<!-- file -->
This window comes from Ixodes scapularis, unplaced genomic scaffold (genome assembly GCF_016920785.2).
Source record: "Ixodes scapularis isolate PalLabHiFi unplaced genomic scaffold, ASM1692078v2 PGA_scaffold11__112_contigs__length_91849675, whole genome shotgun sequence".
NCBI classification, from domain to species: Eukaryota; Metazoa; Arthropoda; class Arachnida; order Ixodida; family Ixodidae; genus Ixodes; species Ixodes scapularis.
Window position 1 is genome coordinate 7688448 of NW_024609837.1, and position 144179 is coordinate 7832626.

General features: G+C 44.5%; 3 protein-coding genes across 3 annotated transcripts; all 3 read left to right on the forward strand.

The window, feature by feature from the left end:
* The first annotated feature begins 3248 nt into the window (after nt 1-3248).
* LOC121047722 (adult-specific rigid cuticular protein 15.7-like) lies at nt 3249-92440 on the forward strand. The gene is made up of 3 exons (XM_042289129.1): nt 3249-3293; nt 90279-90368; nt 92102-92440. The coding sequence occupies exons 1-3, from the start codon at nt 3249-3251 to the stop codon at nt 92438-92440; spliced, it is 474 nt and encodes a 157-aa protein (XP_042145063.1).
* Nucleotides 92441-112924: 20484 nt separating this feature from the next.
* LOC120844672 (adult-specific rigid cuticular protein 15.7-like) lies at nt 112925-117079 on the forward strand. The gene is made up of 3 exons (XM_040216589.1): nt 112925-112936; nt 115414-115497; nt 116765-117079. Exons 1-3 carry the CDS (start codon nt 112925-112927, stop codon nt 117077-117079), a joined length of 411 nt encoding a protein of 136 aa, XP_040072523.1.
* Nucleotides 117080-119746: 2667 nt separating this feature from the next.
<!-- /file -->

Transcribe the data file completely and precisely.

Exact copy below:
This window comes from Ixodes scapularis, unplaced genomic scaffold (genome assembly GCF_016920785.2).
Source record: "Ixodes scapularis isolate PalLabHiFi unplaced genomic scaffold, ASM1692078v2 PGA_scaffold11__112_contigs__length_91849675, whole genome shotgun sequence".
NCBI classification, from domain to species: Eukaryota; Metazoa; Arthropoda; class Arachnida; order Ixodida; family Ixodidae; genus Ixodes; species Ixodes scapularis.
Window position 1 is genome coordinate 7688448 of NW_024609837.1, and position 144179 is coordinate 7832626.

General features: G+C 44.5%; 3 protein-coding genes across 3 annotated transcripts; all 3 read left to right on the forward strand.

The window, feature by feature from the left end:
* The first annotated feature begins 3248 nt into the window (after nt 1-3248).
* LOC121047722 (adult-specific rigid cuticular protein 15.7-like) lies at nt 3249-92440 on the forward strand. The gene is made up of 3 exons (XM_042289129.1): nt 3249-3293; nt 90279-90368; nt 92102-92440. The coding sequence occupies exons 1-3, from the start codon at nt 3249-3251 to the stop codon at nt 92438-92440; spliced, it is 474 nt and encodes a 157-aa protein (XP_042145063.1).
* Nucleotides 92441-112924: 20484 nt separating this feature from the next.
* LOC120844672 (adult-specific rigid cuticular protein 15.7-like) lies at nt 112925-117079 on the forward strand. The gene is made up of 3 exons (XM_040216589.1): nt 112925-112936; nt 115414-115497; nt 116765-117079. Exons 1-3 carry the CDS (start codon nt 112925-112927, stop codon nt 117077-117079), a joined length of 411 nt encoding a protein of 136 aa, XP_040072523.1.
* Nucleotides 117080-119746: 2667 nt separating this feature from the next.